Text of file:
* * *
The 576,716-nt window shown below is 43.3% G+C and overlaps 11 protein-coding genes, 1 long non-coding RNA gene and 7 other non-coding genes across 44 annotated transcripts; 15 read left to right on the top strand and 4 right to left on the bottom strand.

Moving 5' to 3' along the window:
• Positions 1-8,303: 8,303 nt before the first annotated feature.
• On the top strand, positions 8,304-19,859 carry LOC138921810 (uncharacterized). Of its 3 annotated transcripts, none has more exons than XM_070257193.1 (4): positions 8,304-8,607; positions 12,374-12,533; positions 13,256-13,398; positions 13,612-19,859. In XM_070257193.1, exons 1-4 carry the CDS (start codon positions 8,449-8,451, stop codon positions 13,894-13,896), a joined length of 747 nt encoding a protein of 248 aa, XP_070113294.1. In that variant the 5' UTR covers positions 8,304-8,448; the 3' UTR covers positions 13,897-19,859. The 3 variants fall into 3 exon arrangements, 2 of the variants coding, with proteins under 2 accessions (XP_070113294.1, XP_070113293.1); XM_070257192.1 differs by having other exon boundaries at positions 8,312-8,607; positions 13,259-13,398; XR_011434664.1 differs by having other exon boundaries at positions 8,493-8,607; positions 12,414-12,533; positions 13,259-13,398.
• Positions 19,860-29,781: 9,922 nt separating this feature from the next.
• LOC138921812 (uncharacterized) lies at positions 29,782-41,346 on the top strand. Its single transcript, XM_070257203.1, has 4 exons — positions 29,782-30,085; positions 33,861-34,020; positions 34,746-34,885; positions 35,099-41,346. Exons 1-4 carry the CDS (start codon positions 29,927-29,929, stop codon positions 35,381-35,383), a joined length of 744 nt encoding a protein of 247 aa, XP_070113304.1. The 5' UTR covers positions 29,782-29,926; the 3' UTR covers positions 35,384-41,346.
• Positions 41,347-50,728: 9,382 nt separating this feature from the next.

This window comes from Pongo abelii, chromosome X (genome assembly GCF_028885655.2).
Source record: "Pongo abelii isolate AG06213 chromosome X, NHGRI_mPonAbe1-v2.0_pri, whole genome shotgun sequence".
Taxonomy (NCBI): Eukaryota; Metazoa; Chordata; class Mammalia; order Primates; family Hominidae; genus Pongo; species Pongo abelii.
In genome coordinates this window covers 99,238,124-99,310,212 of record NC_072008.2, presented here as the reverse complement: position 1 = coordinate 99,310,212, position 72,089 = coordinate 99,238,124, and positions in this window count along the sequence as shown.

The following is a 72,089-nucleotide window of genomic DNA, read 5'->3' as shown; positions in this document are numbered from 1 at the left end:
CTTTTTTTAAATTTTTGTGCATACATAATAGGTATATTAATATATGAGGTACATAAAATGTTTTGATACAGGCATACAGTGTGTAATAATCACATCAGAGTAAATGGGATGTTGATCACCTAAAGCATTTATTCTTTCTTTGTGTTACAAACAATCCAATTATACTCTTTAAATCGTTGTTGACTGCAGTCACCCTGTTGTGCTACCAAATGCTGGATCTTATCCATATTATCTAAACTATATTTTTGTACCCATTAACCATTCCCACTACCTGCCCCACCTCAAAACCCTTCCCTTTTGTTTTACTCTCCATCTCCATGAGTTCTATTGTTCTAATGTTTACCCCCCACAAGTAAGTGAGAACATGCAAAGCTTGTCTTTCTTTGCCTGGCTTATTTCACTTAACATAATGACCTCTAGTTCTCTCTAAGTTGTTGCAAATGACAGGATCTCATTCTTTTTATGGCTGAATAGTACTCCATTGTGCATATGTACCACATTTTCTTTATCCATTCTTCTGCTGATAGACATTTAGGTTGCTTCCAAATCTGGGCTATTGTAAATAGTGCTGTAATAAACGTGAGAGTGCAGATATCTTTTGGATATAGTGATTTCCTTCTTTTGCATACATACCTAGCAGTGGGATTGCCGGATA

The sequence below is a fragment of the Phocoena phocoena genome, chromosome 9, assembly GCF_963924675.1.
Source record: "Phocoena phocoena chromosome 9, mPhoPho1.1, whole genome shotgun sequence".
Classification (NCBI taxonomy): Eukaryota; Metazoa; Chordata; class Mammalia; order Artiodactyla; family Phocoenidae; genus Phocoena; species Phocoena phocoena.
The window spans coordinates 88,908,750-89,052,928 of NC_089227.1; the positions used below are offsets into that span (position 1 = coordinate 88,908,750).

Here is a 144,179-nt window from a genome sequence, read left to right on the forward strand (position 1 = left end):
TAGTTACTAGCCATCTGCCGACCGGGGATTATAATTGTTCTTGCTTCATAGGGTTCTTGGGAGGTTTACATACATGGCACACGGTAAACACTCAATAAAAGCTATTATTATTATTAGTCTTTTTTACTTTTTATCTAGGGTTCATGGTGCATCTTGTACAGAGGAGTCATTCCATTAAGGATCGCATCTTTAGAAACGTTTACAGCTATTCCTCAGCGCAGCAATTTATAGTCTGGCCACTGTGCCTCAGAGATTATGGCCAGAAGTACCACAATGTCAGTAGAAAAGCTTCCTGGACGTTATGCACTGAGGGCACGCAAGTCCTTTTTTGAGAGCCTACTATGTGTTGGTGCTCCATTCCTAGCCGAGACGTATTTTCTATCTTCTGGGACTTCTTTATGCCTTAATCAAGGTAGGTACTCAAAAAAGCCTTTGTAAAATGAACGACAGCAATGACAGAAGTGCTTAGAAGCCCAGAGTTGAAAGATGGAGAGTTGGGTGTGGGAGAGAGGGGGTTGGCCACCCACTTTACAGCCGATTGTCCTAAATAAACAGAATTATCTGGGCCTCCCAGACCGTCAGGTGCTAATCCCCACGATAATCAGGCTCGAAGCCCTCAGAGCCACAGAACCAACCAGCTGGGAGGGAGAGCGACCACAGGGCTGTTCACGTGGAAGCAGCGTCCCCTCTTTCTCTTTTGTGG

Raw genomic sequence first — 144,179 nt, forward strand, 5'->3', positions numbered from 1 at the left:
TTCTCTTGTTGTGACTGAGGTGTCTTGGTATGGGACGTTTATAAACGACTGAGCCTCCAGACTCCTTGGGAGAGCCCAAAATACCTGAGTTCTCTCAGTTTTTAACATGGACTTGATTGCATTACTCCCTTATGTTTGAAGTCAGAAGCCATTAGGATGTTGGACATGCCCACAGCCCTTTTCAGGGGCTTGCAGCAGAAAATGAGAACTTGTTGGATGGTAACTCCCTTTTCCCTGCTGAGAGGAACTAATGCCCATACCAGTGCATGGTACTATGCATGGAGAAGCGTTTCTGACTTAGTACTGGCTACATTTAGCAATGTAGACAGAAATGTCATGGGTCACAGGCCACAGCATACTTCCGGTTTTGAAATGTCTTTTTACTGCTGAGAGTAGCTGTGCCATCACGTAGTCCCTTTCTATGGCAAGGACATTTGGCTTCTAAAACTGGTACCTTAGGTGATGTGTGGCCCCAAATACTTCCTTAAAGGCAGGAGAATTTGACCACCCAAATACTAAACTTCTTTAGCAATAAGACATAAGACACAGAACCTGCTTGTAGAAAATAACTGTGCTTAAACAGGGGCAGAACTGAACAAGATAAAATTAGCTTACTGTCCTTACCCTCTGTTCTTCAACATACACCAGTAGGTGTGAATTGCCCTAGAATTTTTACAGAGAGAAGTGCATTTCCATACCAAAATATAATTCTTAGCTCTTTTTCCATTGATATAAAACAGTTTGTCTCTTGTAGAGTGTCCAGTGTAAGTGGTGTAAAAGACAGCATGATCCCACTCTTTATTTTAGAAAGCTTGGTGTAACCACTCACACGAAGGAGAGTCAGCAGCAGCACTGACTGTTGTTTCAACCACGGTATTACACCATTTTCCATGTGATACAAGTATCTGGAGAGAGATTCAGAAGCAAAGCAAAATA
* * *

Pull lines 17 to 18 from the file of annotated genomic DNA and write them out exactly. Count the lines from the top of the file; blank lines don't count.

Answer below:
The window spans coordinates 88,908,750-89,052,928 of NC_089227.1; the positions used below are offsets into that span (position 1 = coordinate 88,908,750).

Here is a 144,179-nt window from a genome sequence, read left to right on the forward strand (position 1 = left end):